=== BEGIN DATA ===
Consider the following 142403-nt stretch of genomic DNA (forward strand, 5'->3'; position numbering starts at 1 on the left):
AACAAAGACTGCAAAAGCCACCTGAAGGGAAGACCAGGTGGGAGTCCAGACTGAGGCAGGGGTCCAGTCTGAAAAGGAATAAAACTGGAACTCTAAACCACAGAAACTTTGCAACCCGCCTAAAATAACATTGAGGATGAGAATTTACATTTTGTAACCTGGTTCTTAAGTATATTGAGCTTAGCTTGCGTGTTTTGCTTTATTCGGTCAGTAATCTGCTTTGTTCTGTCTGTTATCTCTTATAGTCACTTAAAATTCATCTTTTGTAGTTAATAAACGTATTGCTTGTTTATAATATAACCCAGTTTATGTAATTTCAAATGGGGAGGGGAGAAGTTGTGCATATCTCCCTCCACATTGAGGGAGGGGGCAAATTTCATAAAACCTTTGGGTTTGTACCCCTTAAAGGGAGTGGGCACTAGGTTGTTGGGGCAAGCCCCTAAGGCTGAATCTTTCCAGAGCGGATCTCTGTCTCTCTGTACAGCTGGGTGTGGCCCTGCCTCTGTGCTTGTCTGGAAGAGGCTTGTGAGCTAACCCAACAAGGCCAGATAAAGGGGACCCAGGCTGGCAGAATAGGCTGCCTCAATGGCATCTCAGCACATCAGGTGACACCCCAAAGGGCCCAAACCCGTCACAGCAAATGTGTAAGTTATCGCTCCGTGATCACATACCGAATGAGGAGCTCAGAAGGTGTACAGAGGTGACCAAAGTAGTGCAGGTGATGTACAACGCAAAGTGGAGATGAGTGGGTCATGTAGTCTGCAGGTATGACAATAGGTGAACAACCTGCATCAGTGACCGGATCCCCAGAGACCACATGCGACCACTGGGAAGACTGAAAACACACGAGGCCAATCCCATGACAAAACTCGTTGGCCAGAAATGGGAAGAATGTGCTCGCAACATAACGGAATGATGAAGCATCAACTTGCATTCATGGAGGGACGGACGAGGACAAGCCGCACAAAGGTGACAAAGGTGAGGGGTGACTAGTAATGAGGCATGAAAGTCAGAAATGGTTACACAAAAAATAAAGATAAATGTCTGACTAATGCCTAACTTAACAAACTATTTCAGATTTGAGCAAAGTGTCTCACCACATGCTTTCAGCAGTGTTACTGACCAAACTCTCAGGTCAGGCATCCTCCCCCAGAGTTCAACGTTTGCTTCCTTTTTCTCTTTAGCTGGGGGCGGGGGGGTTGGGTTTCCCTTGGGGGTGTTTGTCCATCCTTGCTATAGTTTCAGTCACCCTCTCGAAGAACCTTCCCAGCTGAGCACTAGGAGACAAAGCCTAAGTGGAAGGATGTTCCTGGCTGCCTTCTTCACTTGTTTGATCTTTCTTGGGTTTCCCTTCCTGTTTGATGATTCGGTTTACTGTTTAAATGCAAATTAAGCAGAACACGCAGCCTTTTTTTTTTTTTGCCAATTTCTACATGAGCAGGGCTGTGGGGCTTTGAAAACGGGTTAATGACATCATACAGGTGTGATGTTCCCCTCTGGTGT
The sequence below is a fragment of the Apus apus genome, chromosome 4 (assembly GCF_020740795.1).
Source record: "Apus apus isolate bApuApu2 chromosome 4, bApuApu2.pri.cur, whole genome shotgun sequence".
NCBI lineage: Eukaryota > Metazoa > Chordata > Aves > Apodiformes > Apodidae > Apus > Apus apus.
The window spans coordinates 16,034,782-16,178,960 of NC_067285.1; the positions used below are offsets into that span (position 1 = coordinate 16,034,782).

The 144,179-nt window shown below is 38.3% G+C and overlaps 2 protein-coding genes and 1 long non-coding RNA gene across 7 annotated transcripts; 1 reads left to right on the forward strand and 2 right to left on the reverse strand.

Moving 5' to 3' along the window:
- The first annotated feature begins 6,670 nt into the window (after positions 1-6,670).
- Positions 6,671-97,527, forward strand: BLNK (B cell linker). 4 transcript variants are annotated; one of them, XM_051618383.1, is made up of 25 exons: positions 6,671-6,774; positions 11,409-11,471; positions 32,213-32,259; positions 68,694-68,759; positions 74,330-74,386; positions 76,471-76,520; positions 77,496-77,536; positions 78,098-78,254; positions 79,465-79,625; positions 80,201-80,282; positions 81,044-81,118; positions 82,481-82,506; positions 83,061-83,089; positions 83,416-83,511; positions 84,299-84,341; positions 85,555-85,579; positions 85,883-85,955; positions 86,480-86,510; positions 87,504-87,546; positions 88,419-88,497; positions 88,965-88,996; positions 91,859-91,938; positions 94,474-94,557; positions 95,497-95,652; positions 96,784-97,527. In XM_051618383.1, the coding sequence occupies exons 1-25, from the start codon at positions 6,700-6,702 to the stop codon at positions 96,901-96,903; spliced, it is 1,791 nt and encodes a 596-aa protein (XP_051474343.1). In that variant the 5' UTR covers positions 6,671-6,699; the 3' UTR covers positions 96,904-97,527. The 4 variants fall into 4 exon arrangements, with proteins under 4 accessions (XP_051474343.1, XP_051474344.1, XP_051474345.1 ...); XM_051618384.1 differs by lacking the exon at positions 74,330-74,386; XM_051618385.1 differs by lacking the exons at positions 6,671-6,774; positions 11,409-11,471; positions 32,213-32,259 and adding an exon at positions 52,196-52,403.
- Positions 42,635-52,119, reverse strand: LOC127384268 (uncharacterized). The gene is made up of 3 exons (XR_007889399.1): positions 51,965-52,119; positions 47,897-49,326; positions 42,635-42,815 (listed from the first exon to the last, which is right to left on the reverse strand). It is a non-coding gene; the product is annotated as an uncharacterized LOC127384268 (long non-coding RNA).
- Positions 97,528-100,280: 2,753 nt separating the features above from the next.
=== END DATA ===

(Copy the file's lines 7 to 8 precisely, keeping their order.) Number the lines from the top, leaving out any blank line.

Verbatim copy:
The 144,179-nt window shown below is 38.3% G+C and overlaps 2 protein-coding genes and 1 long non-coding RNA gene across 7 annotated transcripts; 1 reads left to right on the forward strand and 2 right to left on the reverse strand.

Moving 5' to 3' along the window: